Follow traditional PR best practices. For instance, identify a single point of contact so that messaging is consistent, and develop that messaging in advance and with intention, making sure that the messaging aligns with company values and any policies. Plan for crisis situations as well through practice exercises and simulations.
Understand your community and your role in it. Know your demographics, as they can vary widely and what matters to some communities may not matter to others. Know the groups and players, think about who can be an ally and work to develop strong relationships over time.
Build trust and respect the process. Trust is hard to build and easy to lose. Social media can be an effective way to build trust but must be managed carefully and consistently. Identify common ground with any opposing perspectives and highlight but don’t exaggerate benefits to the community. Treat all perspectives with thoughtfulness. Most importantly, though, do not dump too much information on communities as this can cause burnout and pushback.
4. Conduct a risk assessment
For specific decisions and activities, consider conducting a holistic risk assessment to evaluate the impact of environmental justice on business operations and decisions. Different industries will have vastly different assessment parameters and needs.
For instance, there will be a huge difference between a risk assessment for a waste management facility and one for a warehouse. Counsel conducting an EJ risk assessment will need to carefully consider the relevant parameters, which could include, among other things: the proximity of EJ communities; applicable and pending laws and policies; community demographics; relationships between your company and its community; emissions and/or environmental impacts; history of environmental compliance; life cycle of facilities and decisions. At the end of the day, this process builds on the identification of the EJ landscape, and attempts to qualitatively assess the impact of a given factor.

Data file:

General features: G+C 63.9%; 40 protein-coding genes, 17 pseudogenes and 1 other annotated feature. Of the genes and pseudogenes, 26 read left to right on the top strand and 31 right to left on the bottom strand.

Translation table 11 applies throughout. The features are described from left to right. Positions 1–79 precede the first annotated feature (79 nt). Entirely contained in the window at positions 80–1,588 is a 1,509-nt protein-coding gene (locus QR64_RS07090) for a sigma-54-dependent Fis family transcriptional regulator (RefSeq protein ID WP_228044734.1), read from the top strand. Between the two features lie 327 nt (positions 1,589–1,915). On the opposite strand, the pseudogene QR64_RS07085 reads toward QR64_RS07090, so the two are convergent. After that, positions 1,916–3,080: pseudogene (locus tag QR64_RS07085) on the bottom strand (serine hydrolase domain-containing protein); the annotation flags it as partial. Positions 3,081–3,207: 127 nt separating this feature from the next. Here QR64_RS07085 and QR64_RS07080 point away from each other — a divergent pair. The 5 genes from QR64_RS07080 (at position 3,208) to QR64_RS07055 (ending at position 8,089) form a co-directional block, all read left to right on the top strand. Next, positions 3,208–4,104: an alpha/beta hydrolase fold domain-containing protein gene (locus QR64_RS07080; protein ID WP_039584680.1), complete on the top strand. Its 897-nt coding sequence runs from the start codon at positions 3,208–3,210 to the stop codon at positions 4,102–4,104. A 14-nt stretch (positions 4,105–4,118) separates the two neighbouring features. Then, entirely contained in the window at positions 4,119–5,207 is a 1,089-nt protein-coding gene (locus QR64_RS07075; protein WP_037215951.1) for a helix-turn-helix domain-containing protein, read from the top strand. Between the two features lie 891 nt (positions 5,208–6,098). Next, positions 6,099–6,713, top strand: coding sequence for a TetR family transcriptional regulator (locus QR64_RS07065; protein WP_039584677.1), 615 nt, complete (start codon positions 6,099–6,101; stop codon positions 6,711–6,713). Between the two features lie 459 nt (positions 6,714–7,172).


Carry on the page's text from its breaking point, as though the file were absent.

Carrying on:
Companies that want to go beyond a holistic risk assessment will want to look to environmental justice impact assessments proposed under developing laws, which typically include multi-level statistical analyses of relevant environmental stressors. These numerical assessments may only be appropriate where a concrete decision or action is occurring, and generally require the assistance of outside technical expertise, both in designing and implementing the assessment.
Counsel that adopt these strategies will benefit their employers and communities, make themselves even more indispensable to the business teams they serve, and may just come to see EJ as the opportunity that it is.